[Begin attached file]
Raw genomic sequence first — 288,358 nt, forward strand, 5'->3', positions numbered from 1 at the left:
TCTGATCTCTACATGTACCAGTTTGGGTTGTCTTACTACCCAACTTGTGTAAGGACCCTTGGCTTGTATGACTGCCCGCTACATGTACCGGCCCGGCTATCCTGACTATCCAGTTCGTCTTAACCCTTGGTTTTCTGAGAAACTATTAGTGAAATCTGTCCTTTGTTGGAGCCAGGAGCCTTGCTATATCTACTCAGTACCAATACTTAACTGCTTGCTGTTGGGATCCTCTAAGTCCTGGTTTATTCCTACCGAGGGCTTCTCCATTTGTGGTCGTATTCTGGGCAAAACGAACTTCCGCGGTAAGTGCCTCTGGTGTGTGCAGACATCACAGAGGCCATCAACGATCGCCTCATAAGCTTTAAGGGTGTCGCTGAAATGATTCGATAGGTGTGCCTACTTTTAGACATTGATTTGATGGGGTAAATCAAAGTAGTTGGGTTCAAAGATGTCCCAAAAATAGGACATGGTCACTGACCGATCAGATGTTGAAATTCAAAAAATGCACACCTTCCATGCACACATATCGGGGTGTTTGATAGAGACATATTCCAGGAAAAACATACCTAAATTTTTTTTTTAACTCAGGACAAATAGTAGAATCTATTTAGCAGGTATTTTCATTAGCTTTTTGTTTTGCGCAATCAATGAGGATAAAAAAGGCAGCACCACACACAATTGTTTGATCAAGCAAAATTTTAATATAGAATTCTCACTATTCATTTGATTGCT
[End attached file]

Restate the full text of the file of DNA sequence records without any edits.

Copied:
Raw genomic sequence first — 288,358 nt, forward strand, 5'->3', positions numbered from 1 at the left:
TCTGATCTCTACATGTACCAGTTTGGGTTGTCTTACTACCCAACTTGTGTAAGGACCCTTGGCTTGTATGACTGCCCGCTACATGTACCGGCCCGGCTATCCTGACTATCCAGTTCGTCTTAACCCTTGGTTTTCTGAGAAACTATTAGTGAAATCTGTCCTTTGTTGGAGCCAGGAGCCTTGCTATATCTACTCAGTACCAATACTTAACTGCTTGCTGTTGGGATCCTCTAAGTCCTGGTTTATTCCTACCGAGGGCTTCTCCATTTGTGGTCGTATTCTGGGCAAAACGAACTTCCGCGGTAAGTGCCTCTGGTGTGTGCAGACATCACAGAGGCCATCAACGATCGCCTCATAAGCTTTAAGGGTGTCGCTGAAATGATTCGATAGGTGTGCCTACTTTTAGACATTGATTTGATGGGGTAAATCAAAGTAGTTGGGTTCAAAGATGTCCCAAAAATAGGACATGGTCACTGACCGATCAGATGTTGAAATTCAAAAAATGCACACCTTCCATGCACACATATCGGGGTGTTTGATAGAGACATATTCCAGGAAAAACATACCTAAATTTTTTTTTTAACTCAGGACAAATAGTAGAATCTATTTAGCAGGTATTTTCATTAGCTTTTTGTTTTGCGCAATCAATGAGGATAAAAAAGGCAGCACCACACACAATTGTTTGATCAAGCAAAATTTTAATATAGAATTCTCACTATTCATTTGATTGCT